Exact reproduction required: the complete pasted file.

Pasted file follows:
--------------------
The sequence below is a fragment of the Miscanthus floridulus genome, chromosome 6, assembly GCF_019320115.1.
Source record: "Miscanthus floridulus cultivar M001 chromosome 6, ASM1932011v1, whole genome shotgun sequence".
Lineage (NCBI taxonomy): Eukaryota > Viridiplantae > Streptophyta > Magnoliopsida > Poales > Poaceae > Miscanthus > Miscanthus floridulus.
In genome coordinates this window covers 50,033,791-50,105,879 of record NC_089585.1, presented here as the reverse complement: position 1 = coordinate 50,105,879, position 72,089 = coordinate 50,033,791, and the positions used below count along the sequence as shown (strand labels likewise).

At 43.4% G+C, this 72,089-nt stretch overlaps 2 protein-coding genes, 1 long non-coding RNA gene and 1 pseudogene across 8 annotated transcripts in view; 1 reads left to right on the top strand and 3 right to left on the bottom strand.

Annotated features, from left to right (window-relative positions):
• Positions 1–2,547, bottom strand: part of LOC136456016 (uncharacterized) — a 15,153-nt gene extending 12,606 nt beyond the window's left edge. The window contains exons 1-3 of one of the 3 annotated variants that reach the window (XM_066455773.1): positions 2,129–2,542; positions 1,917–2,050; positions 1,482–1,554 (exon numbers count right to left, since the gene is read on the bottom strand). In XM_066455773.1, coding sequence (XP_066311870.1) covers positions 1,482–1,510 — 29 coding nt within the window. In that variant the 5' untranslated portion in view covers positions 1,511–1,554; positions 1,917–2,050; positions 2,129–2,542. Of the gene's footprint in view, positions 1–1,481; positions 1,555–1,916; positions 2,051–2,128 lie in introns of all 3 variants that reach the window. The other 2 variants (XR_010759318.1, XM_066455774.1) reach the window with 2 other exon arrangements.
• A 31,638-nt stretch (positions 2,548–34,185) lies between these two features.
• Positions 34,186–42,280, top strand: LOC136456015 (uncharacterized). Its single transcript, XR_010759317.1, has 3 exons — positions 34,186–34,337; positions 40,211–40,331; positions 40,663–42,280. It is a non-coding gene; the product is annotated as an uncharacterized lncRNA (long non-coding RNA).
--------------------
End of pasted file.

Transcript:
The sequence below is a fragment of the Miscanthus floridulus genome, chromosome 6, assembly GCF_019320115.1.
Source record: "Miscanthus floridulus cultivar M001 chromosome 6, ASM1932011v1, whole genome shotgun sequence".
Lineage (NCBI taxonomy): Eukaryota > Viridiplantae > Streptophyta > Magnoliopsida > Poales > Poaceae > Miscanthus > Miscanthus floridulus.
In genome coordinates this window covers 50,033,791-50,105,879 of record NC_089585.1, presented here as the reverse complement: position 1 = coordinate 50,105,879, position 72,089 = coordinate 50,033,791, and the positions used below count along the sequence as shown (strand labels likewise).

At 43.4% G+C, this 72,089-nt stretch overlaps 2 protein-coding genes, 1 long non-coding RNA gene and 1 pseudogene across 8 annotated transcripts in view; 1 reads left to right on the top strand and 3 right to left on the bottom strand.

Annotated features, from left to right (window-relative positions):
• Positions 1–2,547, bottom strand: part of LOC136456016 (uncharacterized) — a 15,153-nt gene extending 12,606 nt beyond the window's left edge. The window contains exons 1-3 of one of the 3 annotated variants that reach the window (XM_066455773.1): positions 2,129–2,542; positions 1,917–2,050; positions 1,482–1,554 (exon numbers count right to left, since the gene is read on the bottom strand). In XM_066455773.1, coding sequence (XP_066311870.1) covers positions 1,482–1,510 — 29 coding nt within the window. In that variant the 5' untranslated portion in view covers positions 1,511–1,554; positions 1,917–2,050; positions 2,129–2,542. Of the gene's footprint in view, positions 1–1,481; positions 1,555–1,916; positions 2,051–2,128 lie in introns of all 3 variants that reach the window. The other 2 variants (XR_010759318.1, XM_066455774.1) reach the window with 2 other exon arrangements.
• A 31,638-nt stretch (positions 2,548–34,185) lies between these two features.
• Positions 34,186–42,280, top strand: LOC136456015 (uncharacterized). Its single transcript, XR_010759317.1, has 3 exons — positions 34,186–34,337; positions 40,211–40,331; positions 40,663–42,280. It is a non-coding gene; the product is annotated as an uncharacterized lncRNA (long non-coding RNA).